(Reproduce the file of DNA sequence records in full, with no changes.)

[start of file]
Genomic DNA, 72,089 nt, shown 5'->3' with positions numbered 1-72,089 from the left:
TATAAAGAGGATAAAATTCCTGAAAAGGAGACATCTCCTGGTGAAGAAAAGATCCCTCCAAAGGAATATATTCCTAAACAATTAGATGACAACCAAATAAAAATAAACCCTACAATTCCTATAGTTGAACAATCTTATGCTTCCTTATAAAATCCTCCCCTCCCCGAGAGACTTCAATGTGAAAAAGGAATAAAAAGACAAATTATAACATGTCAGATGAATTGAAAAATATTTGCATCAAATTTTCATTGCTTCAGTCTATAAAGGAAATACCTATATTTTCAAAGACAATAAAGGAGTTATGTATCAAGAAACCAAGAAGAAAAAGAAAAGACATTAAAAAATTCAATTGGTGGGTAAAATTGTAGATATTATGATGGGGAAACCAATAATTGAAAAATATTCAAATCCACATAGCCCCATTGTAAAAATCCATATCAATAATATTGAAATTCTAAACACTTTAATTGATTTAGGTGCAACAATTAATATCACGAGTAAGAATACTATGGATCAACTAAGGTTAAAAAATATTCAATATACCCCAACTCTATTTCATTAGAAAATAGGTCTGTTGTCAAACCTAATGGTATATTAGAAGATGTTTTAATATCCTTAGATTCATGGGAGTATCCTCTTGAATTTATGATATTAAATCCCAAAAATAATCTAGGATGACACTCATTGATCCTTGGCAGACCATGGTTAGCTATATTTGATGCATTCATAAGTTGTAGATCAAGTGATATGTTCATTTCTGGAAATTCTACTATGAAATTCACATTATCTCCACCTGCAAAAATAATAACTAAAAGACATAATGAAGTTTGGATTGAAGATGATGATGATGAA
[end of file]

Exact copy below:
Genomic DNA, 72,089 nt, shown 5'->3' with positions numbered 1-72,089 from the left:
TATAAAGAGGATAAAATTCCTGAAAAGGAGACATCTCCTGGTGAAGAAAAGATCCCTCCAAAGGAATATATTCCTAAACAATTAGATGACAACCAAATAAAAATAAACCCTACAATTCCTATAGTTGAACAATCTTATGCTTCCTTATAAAATCCTCCCCTCCCCGAGAGACTTCAATGTGAAAAAGGAATAAAAAGACAAATTATAACATGTCAGATGAATTGAAAAATATTTGCATCAAATTTTCATTGCTTCAGTCTATAAAGGAAATACCTATATTTTCAAAGACAATAAAGGAGTTATGTATCAAGAAACCAAGAAGAAAAAGAAAAGACATTAAAAAATTCAATTGGTGGGTAAAATTGTAGATATTATGATGGGGAAACCAATAATTGAAAAATATTCAAATCCACATAGCCCCATTGTAAAAATCCATATCAATAATATTGAAATTCTAAACACTTTAATTGATTTAGGTGCAACAATTAATATCACGAGTAAGAATACTATGGATCAACTAAGGTTAAAAAATATTCAATATACCCCAACTCTATTTCATTAGAAAATAGGTCTGTTGTCAAACCTAATGGTATATTAGAAGATGTTTTAATATCCTTAGATTCATGGGAGTATCCTCTTGAATTTATGATATTAAATCCCAAAAATAATCTAGGATGACACTCATTGATCCTTGGCAGACCATGGTTAGCTATATTTGATGCATTCATAAGTTGTAGATCAAGTGATATGTTCATTTCTGGAAATTCTACTATGAAATTCACATTATCTCCACCTGCAAAAATAATAACTAAAAGACATAATGAAGTTTGGATTGAAGATGATGATGATGAA